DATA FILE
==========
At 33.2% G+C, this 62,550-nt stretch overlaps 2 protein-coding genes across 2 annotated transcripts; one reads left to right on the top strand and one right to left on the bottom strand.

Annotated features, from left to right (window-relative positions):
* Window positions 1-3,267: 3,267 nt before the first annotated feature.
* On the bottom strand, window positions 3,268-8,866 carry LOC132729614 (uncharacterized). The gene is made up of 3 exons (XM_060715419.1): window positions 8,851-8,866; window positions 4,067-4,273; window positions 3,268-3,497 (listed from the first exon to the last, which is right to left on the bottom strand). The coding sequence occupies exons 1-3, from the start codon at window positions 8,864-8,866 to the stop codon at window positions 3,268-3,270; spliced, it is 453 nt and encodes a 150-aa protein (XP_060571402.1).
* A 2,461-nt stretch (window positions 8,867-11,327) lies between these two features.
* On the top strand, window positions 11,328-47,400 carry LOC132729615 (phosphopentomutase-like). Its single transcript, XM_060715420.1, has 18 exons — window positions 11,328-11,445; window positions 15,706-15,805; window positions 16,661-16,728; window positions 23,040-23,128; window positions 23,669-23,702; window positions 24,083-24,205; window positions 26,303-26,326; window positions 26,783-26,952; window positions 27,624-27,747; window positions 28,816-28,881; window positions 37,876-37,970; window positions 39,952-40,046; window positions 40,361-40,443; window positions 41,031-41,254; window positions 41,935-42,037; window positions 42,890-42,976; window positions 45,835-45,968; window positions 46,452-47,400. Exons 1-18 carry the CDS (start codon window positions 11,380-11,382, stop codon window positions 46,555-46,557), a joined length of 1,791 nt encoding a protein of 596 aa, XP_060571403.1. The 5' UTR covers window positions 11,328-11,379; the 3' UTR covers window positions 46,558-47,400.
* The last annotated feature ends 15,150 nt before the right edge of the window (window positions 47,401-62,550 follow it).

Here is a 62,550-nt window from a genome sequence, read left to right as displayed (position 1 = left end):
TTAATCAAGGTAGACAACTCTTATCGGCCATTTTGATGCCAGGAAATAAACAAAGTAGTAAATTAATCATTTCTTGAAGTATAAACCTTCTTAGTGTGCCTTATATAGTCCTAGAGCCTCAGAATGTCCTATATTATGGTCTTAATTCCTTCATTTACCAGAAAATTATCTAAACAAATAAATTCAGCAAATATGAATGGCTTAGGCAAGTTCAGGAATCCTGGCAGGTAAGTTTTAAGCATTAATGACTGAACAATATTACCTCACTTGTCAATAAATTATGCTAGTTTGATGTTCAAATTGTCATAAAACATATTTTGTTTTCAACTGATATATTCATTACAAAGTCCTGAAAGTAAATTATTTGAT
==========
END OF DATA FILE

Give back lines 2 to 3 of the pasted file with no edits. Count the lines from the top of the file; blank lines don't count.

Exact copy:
Annotated features, from left to right (window-relative positions):
* Window positions 1-3,267: 3,267 nt before the first annotated feature.